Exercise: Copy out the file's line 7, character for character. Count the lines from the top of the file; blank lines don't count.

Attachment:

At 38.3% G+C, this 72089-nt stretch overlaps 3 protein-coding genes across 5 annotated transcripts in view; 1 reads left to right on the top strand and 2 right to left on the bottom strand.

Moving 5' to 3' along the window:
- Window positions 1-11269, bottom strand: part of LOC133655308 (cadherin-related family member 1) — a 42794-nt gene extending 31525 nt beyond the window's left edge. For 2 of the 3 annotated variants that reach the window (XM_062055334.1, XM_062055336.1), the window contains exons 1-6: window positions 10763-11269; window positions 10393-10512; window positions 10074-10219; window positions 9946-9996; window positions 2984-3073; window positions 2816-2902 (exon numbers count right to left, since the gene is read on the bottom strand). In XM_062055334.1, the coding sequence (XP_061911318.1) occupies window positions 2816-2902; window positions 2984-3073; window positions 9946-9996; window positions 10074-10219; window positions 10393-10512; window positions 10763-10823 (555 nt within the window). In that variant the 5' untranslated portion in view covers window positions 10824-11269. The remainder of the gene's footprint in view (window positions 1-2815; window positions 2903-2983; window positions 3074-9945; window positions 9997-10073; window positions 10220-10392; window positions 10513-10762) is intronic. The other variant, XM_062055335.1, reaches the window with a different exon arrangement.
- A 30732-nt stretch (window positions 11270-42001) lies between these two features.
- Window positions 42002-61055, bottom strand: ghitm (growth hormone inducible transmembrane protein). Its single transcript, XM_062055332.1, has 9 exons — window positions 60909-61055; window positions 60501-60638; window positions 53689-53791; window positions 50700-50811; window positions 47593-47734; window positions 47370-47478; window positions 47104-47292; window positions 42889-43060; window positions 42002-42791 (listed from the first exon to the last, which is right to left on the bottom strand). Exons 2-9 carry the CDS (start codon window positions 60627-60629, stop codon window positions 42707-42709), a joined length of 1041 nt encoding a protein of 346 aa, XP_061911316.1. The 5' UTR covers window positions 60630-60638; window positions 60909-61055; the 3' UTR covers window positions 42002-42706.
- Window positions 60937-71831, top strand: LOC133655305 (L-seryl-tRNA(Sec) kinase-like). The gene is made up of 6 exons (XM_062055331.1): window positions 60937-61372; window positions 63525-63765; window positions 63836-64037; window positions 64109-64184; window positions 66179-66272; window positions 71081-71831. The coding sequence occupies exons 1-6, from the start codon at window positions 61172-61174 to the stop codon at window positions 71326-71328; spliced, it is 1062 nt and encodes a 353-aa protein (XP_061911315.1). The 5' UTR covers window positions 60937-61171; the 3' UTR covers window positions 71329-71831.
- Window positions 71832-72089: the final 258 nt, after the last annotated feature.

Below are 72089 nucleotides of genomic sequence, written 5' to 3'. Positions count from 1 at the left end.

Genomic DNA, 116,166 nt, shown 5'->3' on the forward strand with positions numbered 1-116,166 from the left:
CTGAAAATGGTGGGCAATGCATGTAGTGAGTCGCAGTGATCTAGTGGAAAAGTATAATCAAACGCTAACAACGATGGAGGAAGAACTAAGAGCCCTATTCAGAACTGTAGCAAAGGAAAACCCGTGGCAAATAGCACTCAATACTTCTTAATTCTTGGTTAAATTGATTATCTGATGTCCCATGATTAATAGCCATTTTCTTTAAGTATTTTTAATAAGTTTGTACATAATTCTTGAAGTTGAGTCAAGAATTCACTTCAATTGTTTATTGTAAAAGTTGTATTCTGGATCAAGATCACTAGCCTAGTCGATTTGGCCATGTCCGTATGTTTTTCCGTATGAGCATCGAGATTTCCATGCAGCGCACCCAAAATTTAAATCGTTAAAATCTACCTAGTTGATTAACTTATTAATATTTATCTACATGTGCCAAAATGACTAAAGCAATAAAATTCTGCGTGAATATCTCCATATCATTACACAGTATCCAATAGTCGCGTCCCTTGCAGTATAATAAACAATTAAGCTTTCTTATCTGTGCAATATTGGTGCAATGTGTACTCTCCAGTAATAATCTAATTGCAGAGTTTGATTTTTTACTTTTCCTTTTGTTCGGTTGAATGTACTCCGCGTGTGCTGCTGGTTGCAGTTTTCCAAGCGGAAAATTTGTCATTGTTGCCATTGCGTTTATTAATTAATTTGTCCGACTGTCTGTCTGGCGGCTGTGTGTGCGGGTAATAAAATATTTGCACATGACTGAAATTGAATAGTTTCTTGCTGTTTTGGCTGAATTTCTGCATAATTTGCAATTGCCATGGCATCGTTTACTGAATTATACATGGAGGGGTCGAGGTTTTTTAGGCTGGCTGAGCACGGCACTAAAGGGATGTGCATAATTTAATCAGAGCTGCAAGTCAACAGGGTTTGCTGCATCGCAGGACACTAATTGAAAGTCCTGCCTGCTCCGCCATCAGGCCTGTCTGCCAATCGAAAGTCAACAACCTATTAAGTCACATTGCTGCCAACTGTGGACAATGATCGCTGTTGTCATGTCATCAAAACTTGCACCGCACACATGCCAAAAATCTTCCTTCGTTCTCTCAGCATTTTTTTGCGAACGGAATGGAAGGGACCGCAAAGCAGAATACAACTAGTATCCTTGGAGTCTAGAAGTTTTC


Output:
- Window positions 71832-72089: the final 258 nt, after the last annotated feature.